In house design, the phrase “limited space” raises worrisome questions for some. Here, though, owner Ek (Sarin Nilsonthi) used modern tropical design techniques and inner space connectivity to build large-house functionality and comfort into a compact area.
/// Thailand ///
Story: Wuttikorn Suthiapa /// Photography: Soopakorn Srisakul /// Design: D Kwa Architect
“I designed this house on one A4 sheet of paper,” Ek says with a smile.
“Since it’s small, I tried to write down all the functionality we’d need on a single sheet of paper, and named the house ‘PSA,’ from ‘Paper Series A.’ The name actually has nothing to do with the A4 paper dimensions, it’s just an attempt at humor.”
This “compact tropical” house is all about size and proportion. Posts and beams are angled and separated in unusual ways to create the right kind of space in each place.
“We didn’t set the beams and posts this way because we wanted to, but in order to set things up in the right way. Still, anyone living in this house will have to be the same height as my wife and I, ha ha!”
Coming in, the first thing we see is a large steel panel, which Ek leaves rusted to show a stylish authenticity of construction materials; this panel shields the second floor from heat while showing off the shipping-container design of the office area. Below is a carport paved with fine gravel reaching up to the house entrance.
Ek intentionally shortened the fence, bringing it inwards to create a clearly defined “inside the fence” area, a gravel yard with benches and trees which actually becomes a part of the house itself. The house walls are rough concrete all around, and H-beams sunk into the yard support the office section, which is raised above a lower area where Ek and his wife Pla (Pairin Boonpinid ) plan to open a café in the future.
Inside, on the lower floor living room, dining area, and kitchen are all connected, each ceiling at a different level. For good ventilation and a sense of spaciousness, the living room ceiling is “doublespace.” Ceilings in the dining area and kitchen are lower, with electric lighting giving them each a unique identity. The staircase has no railing, so is accessed from any direction; you can just walk down to sit and relax in the dining area, which is also used to store kitchen necessities: spices, condiments, even a refrigerator.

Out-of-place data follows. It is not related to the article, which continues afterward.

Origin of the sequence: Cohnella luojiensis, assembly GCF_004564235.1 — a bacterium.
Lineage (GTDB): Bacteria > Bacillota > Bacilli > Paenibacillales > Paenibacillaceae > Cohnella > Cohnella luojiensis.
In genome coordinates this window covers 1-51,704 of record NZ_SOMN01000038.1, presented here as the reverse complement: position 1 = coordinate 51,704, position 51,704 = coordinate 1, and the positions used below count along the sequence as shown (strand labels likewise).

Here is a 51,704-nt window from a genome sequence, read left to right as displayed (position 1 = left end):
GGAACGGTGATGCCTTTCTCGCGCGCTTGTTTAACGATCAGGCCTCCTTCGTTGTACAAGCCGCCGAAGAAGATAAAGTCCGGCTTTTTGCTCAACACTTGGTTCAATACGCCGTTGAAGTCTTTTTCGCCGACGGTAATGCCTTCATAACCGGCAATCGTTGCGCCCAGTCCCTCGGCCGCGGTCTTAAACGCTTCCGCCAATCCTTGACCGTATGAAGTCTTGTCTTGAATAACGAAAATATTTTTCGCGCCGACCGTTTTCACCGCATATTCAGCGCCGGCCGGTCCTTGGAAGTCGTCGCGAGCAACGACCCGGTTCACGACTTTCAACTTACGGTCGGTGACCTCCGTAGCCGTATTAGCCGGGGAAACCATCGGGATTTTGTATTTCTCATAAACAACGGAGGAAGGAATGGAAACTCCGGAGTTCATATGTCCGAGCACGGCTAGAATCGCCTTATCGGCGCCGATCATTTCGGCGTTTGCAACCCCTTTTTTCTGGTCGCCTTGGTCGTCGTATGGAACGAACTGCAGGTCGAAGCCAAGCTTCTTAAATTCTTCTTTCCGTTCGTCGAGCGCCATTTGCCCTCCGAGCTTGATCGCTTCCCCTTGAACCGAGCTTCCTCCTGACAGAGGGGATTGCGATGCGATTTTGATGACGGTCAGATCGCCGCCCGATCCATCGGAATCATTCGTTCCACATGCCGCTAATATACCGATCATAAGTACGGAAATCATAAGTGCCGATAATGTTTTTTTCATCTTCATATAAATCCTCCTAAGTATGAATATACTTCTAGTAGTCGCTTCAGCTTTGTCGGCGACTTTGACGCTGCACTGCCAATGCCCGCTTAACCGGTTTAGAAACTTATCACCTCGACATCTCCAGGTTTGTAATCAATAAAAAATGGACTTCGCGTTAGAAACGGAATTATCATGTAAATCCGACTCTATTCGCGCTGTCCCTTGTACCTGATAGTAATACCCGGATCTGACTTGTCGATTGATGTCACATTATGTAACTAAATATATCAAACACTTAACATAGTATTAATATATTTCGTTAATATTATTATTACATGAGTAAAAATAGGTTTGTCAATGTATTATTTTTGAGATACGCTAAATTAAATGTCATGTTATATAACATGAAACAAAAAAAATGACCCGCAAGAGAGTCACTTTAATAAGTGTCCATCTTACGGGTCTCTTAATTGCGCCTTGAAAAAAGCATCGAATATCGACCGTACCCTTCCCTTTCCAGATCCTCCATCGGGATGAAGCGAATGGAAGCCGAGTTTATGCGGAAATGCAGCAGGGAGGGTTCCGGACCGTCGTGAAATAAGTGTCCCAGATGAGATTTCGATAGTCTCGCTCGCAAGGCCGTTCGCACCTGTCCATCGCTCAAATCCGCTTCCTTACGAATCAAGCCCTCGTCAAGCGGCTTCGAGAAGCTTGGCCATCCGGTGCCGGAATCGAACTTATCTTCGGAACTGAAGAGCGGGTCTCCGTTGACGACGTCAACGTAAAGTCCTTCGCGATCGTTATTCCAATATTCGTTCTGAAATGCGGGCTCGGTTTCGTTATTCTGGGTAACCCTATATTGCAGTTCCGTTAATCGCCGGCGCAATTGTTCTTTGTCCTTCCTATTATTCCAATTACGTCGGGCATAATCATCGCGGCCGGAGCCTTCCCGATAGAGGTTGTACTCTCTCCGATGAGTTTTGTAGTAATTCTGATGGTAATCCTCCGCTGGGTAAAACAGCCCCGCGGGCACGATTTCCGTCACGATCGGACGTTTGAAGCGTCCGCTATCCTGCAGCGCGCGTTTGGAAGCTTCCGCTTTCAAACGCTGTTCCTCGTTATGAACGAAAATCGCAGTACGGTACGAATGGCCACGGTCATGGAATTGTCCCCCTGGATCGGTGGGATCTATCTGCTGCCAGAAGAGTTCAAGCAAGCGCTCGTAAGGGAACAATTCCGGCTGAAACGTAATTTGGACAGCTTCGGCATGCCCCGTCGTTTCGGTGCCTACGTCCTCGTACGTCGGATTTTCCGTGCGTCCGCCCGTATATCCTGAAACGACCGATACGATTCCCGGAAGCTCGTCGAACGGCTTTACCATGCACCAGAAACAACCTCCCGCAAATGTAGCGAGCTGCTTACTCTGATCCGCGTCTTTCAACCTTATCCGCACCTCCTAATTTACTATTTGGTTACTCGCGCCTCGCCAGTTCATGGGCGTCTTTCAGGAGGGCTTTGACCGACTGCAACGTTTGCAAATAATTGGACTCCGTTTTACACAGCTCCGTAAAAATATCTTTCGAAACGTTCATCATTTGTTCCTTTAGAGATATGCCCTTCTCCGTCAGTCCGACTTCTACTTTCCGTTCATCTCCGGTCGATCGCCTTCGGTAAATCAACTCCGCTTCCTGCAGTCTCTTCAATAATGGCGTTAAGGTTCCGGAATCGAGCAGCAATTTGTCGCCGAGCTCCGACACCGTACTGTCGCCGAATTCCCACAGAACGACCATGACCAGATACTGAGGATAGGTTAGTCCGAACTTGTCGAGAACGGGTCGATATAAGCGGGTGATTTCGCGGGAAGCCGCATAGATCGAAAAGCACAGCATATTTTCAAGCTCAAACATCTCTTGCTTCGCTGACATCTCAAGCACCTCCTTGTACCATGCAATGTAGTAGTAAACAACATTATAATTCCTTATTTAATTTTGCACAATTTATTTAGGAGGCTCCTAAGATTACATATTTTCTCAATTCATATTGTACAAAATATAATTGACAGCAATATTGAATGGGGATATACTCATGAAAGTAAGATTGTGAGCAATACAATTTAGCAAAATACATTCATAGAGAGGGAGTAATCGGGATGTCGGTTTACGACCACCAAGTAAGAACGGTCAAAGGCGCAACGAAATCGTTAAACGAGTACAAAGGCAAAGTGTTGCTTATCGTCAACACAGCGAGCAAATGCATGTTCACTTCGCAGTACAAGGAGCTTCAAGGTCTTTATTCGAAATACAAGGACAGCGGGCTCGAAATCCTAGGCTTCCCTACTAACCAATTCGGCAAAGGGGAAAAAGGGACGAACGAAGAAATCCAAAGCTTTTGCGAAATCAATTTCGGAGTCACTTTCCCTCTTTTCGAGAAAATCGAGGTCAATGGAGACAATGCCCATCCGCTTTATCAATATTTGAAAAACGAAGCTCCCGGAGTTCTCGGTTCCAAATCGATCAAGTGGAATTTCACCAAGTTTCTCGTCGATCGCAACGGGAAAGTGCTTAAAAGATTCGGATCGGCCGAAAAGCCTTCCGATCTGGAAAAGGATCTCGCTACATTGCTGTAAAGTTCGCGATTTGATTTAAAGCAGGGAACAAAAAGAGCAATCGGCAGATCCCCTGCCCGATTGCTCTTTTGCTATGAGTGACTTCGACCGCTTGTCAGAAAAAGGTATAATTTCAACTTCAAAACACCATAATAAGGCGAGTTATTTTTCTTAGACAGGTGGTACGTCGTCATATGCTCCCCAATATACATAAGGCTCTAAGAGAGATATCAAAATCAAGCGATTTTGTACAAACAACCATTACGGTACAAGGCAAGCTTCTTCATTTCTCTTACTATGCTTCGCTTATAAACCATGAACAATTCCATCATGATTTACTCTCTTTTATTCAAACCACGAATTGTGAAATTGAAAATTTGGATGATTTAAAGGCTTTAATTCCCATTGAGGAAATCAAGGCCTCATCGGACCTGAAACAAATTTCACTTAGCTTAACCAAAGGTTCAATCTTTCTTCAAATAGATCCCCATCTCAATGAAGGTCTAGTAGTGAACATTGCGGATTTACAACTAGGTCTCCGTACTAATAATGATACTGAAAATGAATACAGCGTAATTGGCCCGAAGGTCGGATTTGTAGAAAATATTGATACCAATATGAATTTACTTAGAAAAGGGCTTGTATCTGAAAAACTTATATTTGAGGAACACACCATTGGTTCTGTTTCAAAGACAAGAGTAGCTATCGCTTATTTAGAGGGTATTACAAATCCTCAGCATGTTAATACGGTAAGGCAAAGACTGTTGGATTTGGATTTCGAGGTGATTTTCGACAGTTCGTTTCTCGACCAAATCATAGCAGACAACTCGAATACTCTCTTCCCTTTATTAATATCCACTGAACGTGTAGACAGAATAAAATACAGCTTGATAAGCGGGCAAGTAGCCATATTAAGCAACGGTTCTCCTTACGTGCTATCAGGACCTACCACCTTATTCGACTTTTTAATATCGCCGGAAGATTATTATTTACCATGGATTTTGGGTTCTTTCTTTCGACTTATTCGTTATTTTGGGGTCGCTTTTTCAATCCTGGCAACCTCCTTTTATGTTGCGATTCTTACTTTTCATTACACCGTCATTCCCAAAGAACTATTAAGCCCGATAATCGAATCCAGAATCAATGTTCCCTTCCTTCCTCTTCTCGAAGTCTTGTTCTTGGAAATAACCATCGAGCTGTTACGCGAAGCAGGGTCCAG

Going up the stairs and turning left brings us into the container-shaped office, the rusted outer wall reaching up to the third floor as protection against heat. The container surface is rainproof, with a layer of insulation between it and a pressed wood surface that gives an orderly look to the interior. On this floor also is a guest bedroom, currently used as a reading room, but planned as AirB&B tourist accommodation once the café opens.
The master bedroom entrance is in back, along a walkway next to the kitchen; Khun Ek designed it as a separate building, so as to remain private when the café/hostel section opens, accessible without going through other sections of the house. Here the floor is raised up above the ground as protection against moisture, and there is a skylight above for indirect lighting.
A tree reaches up into the second floor, its top directly in front of the office’s picture window This and other features combine to give this compact house a comfortable, airy feeling, enhanced by imaginative placement of openings for breezes and natural light. Ek refers to the greenery and openness as creating “breathing space,” as rooms are all interconnected, airy, sunny, and in touch with the natural world.
Ek likens this house design to a well-tailored suit: the tailor has to measure, ask about the wearer’s taste, and plan everything to be comfortable and pleasing.
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